Pebble Addresses Early iOS Bluetooth, Android Fragmentation Issues, And Battery Issues

Pebble, the smart watch that set the world on fire with its Kickstarter project, is already encountering a few growing pains as its device begins to trickle out to the earliest backers. Chief among those issues is a problem that sees iOS notifications for email turn off whenever an iPhone or iPod touch has its Bluetooth connection interrupted. Problems are also cropping up around different Android OEMs and the stock email apps they use not necessarily being compatible with Pebble, iOS caller ID issues and differing support for various Android ROMs, among others.

Pebble itself acknowledged these and other issues in an email to Kickstarter project supporters today, identifying which issues they’re working on and what their top priorities are. The iOS email problem, which can be fixed somewhat with an awkward workaround. Pebble says that they’ve talked about this problem with Apple’s developer support department, but doesn’t think that that’s necessarily a route they can expect a solution from anytime soon. Instead, they say finding a solution is their “#1 priority iOS task,” and they’re currently looking to gather feedback from the iOS user pool to help them address it.

Other issues highlighted in the email include problems like HTC and Samsung devices not delivering email notifications to the Pebble properly from the default email apps used by those OEMs, Pebble interfering with proper Siri functionality on iOS and more. Here’s a complete list, as quoted from the email sent by the Pebble team.

  • Email notifications from the default email app on HTC and some other Android devices are not being delivered to Pebble yet. On other default email apps (Samsung in particular) do not transmit email contents. Working on it.
  • Some Pebbles are rebooting after receiving some notifications. If this happens to you regularly, use the Contact or Email support button inside the app to send us debug logs.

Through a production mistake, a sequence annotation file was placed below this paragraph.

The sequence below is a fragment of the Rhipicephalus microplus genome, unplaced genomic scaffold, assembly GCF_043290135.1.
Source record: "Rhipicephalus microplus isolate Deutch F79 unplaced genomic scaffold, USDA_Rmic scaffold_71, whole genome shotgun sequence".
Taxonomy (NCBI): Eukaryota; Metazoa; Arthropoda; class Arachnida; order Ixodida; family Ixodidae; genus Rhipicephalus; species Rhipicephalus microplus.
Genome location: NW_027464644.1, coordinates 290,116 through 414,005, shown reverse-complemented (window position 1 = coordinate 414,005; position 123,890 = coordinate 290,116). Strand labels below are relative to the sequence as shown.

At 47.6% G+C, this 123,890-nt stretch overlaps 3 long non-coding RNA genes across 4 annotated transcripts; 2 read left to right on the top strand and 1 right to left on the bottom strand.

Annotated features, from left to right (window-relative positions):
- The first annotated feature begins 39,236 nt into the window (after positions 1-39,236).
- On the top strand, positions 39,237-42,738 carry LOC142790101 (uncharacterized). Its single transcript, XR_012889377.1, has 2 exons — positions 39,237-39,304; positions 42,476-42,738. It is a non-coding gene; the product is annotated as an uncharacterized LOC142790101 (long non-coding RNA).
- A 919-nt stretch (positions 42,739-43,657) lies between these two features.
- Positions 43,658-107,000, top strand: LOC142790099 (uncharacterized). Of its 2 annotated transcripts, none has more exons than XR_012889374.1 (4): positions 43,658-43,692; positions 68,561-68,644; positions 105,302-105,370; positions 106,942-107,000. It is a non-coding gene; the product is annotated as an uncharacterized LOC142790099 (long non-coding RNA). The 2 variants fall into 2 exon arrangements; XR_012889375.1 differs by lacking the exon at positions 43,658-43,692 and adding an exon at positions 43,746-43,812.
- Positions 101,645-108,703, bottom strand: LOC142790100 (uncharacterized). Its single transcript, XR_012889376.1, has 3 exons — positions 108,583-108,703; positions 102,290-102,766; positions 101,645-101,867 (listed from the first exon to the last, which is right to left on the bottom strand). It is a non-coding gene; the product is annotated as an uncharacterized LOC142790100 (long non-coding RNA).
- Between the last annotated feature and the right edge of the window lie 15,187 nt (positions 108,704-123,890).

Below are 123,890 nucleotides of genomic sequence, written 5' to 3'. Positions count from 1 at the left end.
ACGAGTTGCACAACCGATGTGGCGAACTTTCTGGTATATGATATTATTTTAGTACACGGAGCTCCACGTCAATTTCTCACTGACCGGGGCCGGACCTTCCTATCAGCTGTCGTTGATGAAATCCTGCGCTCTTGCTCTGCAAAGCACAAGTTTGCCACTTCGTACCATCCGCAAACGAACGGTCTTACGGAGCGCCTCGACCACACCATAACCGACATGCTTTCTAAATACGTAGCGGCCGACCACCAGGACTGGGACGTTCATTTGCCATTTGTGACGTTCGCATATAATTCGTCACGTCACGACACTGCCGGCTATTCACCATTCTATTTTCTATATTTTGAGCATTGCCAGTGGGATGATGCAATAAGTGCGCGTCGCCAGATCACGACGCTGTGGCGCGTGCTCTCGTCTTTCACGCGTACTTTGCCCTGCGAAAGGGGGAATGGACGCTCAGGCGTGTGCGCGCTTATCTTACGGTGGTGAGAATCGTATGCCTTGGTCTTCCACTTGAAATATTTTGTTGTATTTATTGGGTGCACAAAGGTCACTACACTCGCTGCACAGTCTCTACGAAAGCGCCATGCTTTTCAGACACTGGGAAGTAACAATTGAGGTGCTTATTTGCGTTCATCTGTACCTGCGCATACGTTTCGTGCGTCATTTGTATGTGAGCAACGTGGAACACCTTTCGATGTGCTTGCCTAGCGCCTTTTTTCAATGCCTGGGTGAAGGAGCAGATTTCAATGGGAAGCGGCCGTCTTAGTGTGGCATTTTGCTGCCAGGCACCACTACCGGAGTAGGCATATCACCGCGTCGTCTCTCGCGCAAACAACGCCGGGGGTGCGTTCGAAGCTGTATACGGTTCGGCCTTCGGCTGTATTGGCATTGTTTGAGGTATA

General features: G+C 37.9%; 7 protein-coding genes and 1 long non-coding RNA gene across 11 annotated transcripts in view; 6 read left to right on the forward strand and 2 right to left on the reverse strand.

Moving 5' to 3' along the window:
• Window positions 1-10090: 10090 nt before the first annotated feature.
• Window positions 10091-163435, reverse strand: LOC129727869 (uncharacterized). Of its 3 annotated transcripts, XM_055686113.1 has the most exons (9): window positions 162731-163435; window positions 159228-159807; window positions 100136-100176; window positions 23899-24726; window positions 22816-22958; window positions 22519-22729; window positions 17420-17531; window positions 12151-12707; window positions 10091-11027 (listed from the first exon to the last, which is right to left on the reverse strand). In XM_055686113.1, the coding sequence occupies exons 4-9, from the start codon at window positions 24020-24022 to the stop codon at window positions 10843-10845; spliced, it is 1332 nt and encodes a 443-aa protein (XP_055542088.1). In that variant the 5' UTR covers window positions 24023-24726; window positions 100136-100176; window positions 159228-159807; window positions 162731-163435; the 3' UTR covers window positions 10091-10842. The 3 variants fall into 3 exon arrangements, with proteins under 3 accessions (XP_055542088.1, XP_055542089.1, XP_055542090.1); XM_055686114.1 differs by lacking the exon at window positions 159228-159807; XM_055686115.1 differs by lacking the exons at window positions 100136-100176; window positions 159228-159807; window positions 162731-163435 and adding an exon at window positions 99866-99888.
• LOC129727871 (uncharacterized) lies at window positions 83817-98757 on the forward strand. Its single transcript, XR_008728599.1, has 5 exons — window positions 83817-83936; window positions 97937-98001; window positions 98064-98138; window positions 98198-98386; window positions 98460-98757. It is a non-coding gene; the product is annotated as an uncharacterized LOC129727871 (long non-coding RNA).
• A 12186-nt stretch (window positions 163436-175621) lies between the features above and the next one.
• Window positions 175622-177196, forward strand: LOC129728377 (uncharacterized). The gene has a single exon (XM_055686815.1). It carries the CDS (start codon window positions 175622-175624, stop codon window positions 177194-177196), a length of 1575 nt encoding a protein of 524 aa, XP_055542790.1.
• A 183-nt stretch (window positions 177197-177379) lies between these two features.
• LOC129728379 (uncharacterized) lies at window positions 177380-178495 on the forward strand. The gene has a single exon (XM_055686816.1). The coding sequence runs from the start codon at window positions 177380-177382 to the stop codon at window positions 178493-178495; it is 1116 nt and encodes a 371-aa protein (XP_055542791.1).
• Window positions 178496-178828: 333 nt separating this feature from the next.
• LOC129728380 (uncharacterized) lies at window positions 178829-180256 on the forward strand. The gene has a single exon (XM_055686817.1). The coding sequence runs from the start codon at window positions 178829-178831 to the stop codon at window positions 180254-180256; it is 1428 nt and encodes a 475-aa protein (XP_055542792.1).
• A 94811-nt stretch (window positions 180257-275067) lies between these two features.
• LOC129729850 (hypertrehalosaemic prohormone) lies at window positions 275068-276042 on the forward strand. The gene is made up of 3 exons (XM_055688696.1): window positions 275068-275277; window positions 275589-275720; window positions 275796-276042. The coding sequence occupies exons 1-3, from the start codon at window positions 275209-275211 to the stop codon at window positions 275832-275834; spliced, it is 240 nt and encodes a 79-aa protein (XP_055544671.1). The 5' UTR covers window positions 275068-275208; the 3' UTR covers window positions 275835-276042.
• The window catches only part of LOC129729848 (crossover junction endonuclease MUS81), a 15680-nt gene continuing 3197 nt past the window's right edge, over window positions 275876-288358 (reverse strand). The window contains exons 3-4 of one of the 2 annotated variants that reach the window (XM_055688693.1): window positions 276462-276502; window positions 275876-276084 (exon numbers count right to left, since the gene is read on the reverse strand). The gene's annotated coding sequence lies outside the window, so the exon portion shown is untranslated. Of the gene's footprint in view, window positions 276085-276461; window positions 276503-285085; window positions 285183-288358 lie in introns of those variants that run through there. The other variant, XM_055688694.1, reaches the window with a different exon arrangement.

• iOS Caller ID. We’ve identified a bug that prevents a caller’s name from appearing on Pebble. Will have a fix in the next iOS Pebble App version.
  • Android two factor authentication – click here for instructions
  • Watchfaces not loading on iOS. Fixed in the next version of the iOS app.
  • Battery indicator: we’re seeing reports of Pebble battery lasting from 2-7 days. It seems to be related to the variety of different Bluetooth connections on different phones. The first thing we’re working on is improving the battery logging and how Pebble alerts you when the battery is almost empty. Then we’ll move to improving battery life across the board.
  • Android ROMs: we’ll do our best, but unfortunately we cannot promise support for the entire wide world of Andriod ROMs out there. We’re testing with stock devices from HTC, Samsung, Nexus (among others) and always on the stock OS.- Pebble seems to interfere with Siri on iOS devices. Working on this problem.

Issues are to be expected with a device that’s so new to market, and essentially just reaching its first users now. But many of these involve basic Pebble functionality, including the ability to transmit information from your phone to your watch about basic things like incoming calls and email. And the battery issues are another core element of the watch’s appeal, and one which users are likely to find fairly disappointing.

More worrying than these are issues that don’t seem to have an imminent solution. Pebble says it will fix some of these issues in the next update for iOS, including the caller ID problem and the issue around being able to change watch faces, but other things like the Siri interference and Bluetooth connection problems don’t have any kind of projected timeline for a solution. And the Android fragmentation problem is one even Pebble admits is too big to ever completely tackle.

My Pebble is still in the mail, so I’m reserving judgement on the device until I can actually get to try it out, but these early problems aren’t that encouraging. At least the team seems intent on addressing the issues to the best of their ability early, which could help get things ironed out before the Pebble is in the hands of more actual users.